I am a saver, but I do not know exactly why. For a rainy day perhaps, but rainy days are plentiful and cheap: I stay in and read something. Perhaps I save so that I can be gently fed when unable to do so in old age. More likely, perhaps I secretly wish to astound my neighbours by driving up in a red Ferrari, though rather than admiration this will more likely engender doubts about my mental state. Furthermore, I am told that only a very limited set of Ferraris hold their value. Moreover, after relaxing the rules regarding how pensions could be spent, a Government Minister agreed that pensioners “could blow the whole lot on a Lamborghini”. Decisions, decisions.
Savings have survival value. Food and resources get you through lean periods. It is prudent to fear the worst and provide a buffer against storm and starvation. Surely everyone realises that?
R.W. Hafer. Cross-country evidence on the link between IQ and financial development. Intelligence 55 (2016) 7-13.
Research finds that individuals with higher levels of intelligence are likely to save relatively more than others. Evidence from macro-level studies shows that countries with higher than average IQs also are characterized by greater levels of saving. These two outcomes suggest the testable hypothesis: Do countries with higher national average IQs, on average, have more developed financial markets to accommodate this increased savings activity? Using three popular measures of financial development and the Lynn-Vanhanen national IQ measure, I test that hypothesis for a large sample of countries. The evidence indicates that, all else the same, IQ is a signficant predictor of financial development.
The author takes 3 measures of national wealth and plots them against IQ. The bivariate correlation between IQ and Liquid Liabilities, Private Credit and Bank Assets is, respectively, 0.66, 0.76, and 0.66. Private Credit is considered the most accurate measure of savings, so I have used that one, but all three are similar.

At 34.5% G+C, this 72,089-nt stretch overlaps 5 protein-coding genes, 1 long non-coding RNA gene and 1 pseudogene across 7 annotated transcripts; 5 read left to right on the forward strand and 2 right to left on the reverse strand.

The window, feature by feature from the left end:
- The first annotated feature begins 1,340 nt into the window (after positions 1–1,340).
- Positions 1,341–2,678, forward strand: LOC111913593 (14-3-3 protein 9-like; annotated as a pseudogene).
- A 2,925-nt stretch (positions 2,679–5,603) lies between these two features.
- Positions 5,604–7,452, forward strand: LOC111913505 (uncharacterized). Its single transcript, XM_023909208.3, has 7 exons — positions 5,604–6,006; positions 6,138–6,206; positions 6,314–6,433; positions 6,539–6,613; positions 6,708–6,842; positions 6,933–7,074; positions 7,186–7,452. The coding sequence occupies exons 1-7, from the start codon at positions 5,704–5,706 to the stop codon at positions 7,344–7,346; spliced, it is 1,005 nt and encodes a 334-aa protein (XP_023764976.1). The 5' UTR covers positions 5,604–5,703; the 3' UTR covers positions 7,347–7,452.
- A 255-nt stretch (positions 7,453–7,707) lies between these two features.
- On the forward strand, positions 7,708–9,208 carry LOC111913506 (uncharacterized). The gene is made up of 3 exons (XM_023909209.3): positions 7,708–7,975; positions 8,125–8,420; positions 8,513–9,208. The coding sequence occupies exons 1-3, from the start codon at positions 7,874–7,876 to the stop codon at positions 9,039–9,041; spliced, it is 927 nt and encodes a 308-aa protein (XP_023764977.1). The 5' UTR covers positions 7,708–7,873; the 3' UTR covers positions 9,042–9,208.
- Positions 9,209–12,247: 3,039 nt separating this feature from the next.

French legal systems are less conducive to wealth generation than those from other countries, such that the correlations between French legislation and wealth are negative.
Hafer puts in other predictive variables, and finds they made a contribution, but not so much as to alter the conclusion that the main driver is human ability.
The evidence presented here indicates that countries with higher national IQ are more likely to experience greater financial development than countries with lower levels of IQ. Using three popular measures of financial development, the effect of IQ occurs independently of a country's legal origin, its initial level of real GDP per capita and its level of economic freedom. This finding is robust to a variety of tests, including the addition of alternative institutional measures, such as human development, health, and education, as well as more specific indexes of economic freedom.
Not only do individuals with higher IQs tend to be thriftier and save more, but countries comprised of such individuals apparently establish and develop financial institutions that promote such behavior.
In brief, when clever people save, and when countries are composed of clever people save, then financial institutions evolve to handle those savings, and to cater for deferred expenditures. Money transfers are the first step, financial instruments like mortgages and futures markets the second. Such markets facilitate the saving habit, reduce transaction costs, speed up the re-allocation of resources, and provide deep pools of wealth to get societies through times of trouble. That is the theory anyway. The study period started in 1980 and for painfully obvious reasons stopped in 2009. The deep pools were not deep enough. Have the advanced and clever nations been clever in carrying out Quantitative Easing? I don’t think so, but as Chou En Lai remarked of the French Revolution “It is too early to tell”. (Yes, I know he misheard the question, and thought that Kissinger was asking about the effects of the then recent French Student revolution of 1968).
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